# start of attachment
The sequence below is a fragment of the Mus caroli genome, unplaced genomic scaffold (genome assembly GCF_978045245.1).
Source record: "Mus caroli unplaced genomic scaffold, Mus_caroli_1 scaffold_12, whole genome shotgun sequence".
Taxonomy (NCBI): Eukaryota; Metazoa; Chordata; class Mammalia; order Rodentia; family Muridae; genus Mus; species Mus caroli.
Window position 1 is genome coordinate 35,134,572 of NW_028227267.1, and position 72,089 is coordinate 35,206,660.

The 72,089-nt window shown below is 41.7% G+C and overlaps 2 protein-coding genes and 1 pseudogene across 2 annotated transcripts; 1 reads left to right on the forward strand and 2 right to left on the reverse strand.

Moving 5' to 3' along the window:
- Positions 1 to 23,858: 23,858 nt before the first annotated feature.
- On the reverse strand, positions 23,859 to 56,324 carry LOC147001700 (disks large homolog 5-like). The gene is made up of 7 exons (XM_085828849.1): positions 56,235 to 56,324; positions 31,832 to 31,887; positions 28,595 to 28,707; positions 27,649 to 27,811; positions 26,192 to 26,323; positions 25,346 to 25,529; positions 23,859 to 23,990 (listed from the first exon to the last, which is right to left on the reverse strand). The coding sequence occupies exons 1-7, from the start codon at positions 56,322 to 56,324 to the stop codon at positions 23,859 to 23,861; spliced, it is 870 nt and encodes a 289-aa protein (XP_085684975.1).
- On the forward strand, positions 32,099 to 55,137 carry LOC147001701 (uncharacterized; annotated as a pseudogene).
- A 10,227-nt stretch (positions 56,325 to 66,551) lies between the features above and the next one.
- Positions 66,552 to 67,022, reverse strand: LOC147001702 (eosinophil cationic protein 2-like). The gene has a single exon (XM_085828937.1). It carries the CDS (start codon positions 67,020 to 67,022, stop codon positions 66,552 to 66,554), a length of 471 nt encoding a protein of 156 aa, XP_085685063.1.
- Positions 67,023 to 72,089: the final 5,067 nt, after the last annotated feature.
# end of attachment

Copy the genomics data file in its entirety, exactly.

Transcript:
The sequence below is a fragment of the Mus caroli genome, unplaced genomic scaffold (genome assembly GCF_978045245.1).
Source record: "Mus caroli unplaced genomic scaffold, Mus_caroli_1 scaffold_12, whole genome shotgun sequence".
Taxonomy (NCBI): Eukaryota; Metazoa; Chordata; class Mammalia; order Rodentia; family Muridae; genus Mus; species Mus caroli.
Window position 1 is genome coordinate 35,134,572 of NW_028227267.1, and position 72,089 is coordinate 35,206,660.

The 72,089-nt window shown below is 41.7% G+C and overlaps 2 protein-coding genes and 1 pseudogene across 2 annotated transcripts; 1 reads left to right on the forward strand and 2 right to left on the reverse strand.

Moving 5' to 3' along the window:
- Positions 1 to 23,858: 23,858 nt before the first annotated feature.
- On the reverse strand, positions 23,859 to 56,324 carry LOC147001700 (disks large homolog 5-like). The gene is made up of 7 exons (XM_085828849.1): positions 56,235 to 56,324; positions 31,832 to 31,887; positions 28,595 to 28,707; positions 27,649 to 27,811; positions 26,192 to 26,323; positions 25,346 to 25,529; positions 23,859 to 23,990 (listed from the first exon to the last, which is right to left on the reverse strand). The coding sequence occupies exons 1-7, from the start codon at positions 56,322 to 56,324 to the stop codon at positions 23,859 to 23,861; spliced, it is 870 nt and encodes a 289-aa protein (XP_085684975.1).
- On the forward strand, positions 32,099 to 55,137 carry LOC147001701 (uncharacterized; annotated as a pseudogene).
- A 10,227-nt stretch (positions 56,325 to 66,551) lies between the features above and the next one.
- Positions 66,552 to 67,022, reverse strand: LOC147001702 (eosinophil cationic protein 2-like). The gene has a single exon (XM_085828937.1). It carries the CDS (start codon positions 67,020 to 67,022, stop codon positions 66,552 to 66,554), a length of 471 nt encoding a protein of 156 aa, XP_085685063.1.
- Positions 67,023 to 72,089: the final 5,067 nt, after the last annotated feature.